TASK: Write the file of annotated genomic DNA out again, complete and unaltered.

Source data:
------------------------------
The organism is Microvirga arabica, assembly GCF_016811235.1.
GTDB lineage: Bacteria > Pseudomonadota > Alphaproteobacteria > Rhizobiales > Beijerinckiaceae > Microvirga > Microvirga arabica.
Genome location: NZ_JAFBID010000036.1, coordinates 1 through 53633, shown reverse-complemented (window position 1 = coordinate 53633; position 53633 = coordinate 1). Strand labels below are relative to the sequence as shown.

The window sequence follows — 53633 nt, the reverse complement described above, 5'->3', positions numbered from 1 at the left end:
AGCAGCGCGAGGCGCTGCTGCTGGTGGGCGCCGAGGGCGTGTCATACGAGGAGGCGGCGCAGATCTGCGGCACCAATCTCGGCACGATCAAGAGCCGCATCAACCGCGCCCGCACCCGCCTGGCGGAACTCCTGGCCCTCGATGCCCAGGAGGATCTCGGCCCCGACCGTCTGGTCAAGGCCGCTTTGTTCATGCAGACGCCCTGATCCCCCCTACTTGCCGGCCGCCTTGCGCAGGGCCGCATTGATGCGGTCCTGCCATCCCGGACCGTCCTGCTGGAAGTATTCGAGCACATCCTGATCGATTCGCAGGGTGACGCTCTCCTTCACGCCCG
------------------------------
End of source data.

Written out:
The organism is Microvirga arabica, assembly GCF_016811235.1.
GTDB lineage: Bacteria > Pseudomonadota > Alphaproteobacteria > Rhizobiales > Beijerinckiaceae > Microvirga > Microvirga arabica.
Genome location: NZ_JAFBID010000036.1, coordinates 1 through 53633, shown reverse-complemented (window position 1 = coordinate 53633; position 53633 = coordinate 1). Strand labels below are relative to the sequence as shown.

The window sequence follows — 53633 nt, the reverse complement described above, 5'->3', positions numbered from 1 at the left end:
AGCAGCGCGAGGCGCTGCTGCTGGTGGGCGCCGAGGGCGTGTCATACGAGGAGGCGGCGCAGATCTGCGGCACCAATCTCGGCACGATCAAGAGCCGCATCAACCGCGCCCGCACCCGCCTGGCGGAACTCCTGGCCCTCGATGCCCAGGAGGATCTCGGCCCCGACCGTCTGGTCAAGGCCGCTTTGTTCATGCAGACGCCCTGATCCCCCCTACTTGCCGGCCGCCTTGCGCAGGGCCGCATTGATGCGGTCCTGCCATCCCGGACCGTCCTGCTGGAAGTATTCGAGCACATCCTGATCGATTCGCAGGGTGACGCTCTCCTTCACGCCCG